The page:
Accuracy of SpO2 measurements by placing probes on newborns' wrist and ankle
Background: Pulse oximetry is a noninvasive technique of measuring oxygenation of the blood that is used worldwide to assess critically ill patients. The accuracy of pulse oximetry reading may be related to the site of pulse oximeter probe placement; but this may be difficult in sick neonates. In neonates, palm and sole are commonly used site for probe placement.
Objective: This study was conducted to assess the accuracy of pulse oximeter oxygen saturation (SpO2) from probe placement at wrist and ankle as an alternative to palm and sole in neonates.
Methods: This cross sectional study was carried out in SCABU of Dhaka Shishu (Children) Hospital from December 2012 to March 2013. A total of 169 neonates were enrolled in this study. Two pulse oximeters were used for simultaneous paired SpO2 measurements. The SpO2 was measured at 0 sec, then at 30 sec and at 1 min over the palm and ipsilateral wrist, both side and repeated the same procedure over the sole and ipsilateral ankle, both side and were recorded in the case record form. Two tailed, Student’s t-test was performed for analysis of continuous, normally distributed variables. Regression analysis was performed to determine the relationship between paired SpO2 measurements.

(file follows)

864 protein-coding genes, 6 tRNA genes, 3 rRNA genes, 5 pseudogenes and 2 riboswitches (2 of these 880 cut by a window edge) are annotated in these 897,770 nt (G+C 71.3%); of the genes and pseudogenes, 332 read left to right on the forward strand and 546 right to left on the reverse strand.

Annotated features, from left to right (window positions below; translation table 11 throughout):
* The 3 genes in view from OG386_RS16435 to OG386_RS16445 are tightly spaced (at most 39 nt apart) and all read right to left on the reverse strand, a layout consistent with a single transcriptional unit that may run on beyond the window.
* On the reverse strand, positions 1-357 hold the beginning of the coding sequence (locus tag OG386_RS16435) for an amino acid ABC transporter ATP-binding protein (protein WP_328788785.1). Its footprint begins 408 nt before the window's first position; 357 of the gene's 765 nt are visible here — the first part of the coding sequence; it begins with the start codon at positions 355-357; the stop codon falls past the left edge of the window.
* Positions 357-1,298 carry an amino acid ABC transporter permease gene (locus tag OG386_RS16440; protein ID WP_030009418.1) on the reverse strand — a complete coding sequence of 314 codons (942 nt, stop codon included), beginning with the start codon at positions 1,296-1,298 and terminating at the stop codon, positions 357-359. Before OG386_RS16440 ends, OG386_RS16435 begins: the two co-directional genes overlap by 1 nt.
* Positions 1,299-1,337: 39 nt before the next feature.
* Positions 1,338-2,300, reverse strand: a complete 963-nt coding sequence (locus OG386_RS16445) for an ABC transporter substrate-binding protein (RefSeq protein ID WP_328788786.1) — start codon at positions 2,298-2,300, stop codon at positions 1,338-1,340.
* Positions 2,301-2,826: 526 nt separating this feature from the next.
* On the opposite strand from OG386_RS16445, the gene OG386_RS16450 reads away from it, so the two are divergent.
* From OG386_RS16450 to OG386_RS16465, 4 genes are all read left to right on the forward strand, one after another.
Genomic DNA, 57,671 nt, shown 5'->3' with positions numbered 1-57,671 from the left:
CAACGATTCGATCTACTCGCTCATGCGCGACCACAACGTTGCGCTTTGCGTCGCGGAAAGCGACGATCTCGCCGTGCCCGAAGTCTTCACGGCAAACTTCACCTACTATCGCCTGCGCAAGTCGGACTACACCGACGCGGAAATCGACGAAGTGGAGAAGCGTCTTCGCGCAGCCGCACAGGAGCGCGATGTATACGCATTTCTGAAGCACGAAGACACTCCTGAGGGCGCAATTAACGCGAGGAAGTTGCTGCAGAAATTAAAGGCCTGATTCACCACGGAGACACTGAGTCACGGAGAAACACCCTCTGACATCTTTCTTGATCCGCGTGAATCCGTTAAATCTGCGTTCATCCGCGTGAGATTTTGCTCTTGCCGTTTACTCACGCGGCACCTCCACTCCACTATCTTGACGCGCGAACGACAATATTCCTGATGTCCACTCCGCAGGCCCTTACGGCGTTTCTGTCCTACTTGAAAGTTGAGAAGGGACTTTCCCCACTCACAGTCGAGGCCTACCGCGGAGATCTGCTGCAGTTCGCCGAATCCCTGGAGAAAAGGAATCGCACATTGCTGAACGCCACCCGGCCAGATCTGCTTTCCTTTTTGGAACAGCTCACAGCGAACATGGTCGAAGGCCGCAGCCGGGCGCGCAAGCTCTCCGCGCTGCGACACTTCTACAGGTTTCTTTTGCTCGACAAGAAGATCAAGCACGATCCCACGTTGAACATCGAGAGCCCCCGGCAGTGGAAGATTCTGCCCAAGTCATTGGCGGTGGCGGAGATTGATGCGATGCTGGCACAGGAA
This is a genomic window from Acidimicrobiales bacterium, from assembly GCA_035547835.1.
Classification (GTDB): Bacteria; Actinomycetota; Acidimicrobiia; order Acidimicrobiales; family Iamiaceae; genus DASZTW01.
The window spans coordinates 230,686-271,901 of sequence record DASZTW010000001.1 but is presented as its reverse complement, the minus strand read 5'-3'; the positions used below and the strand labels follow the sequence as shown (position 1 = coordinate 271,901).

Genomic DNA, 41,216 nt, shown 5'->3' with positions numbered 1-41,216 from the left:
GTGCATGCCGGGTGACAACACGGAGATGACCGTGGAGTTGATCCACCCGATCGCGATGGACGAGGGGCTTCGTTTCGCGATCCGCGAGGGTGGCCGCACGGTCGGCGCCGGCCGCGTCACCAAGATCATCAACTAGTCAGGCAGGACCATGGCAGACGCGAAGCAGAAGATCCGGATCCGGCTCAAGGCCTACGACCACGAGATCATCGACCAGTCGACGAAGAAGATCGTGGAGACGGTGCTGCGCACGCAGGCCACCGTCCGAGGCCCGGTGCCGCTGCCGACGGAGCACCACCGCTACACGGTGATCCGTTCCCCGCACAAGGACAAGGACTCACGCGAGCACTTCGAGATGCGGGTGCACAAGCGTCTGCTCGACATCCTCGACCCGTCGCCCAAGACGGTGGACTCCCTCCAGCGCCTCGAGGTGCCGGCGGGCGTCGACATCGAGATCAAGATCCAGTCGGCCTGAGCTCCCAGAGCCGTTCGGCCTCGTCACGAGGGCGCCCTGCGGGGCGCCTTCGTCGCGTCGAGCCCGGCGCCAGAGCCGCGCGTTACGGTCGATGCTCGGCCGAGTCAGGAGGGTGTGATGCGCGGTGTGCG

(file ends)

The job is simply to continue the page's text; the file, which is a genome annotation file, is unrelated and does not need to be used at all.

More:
Results: A total of 169 patients (birth weight 2530.8±772.2 g, gestational age 36.7±3.9 weeks, mean age 7.7 days and age range 1-27 days) were enrolled. There was a good correlation between SpO2 measured at the palm versus the wrist (r= 0.92, p<0.0001 (right); r= 0.88, p< 0.0001 (left)) and between SpO2 measured at the sole versus the ankle (r=0.90, p<0.0001 (right); r= 0.98, p<0.0001 (left)). There was also a good agreement between paired SpO2 measurements from these sites. The bias and precision for SpO2 at the right palm and right wrist was 0.08 ± 0.65% and for the left palm and left wrist 0.05 ± 0.79%. Similarly, the bias and precision for SpO2 at the right sole and right ankle was -0.11 ± 0.63% and for the left sole and left ankle was 0.56 ± 0.32%.
Conclusion: The wrist and ankle can be used as alternative sites, to measure SpO2 in newborn infants in place of the routinely used palm or sole.
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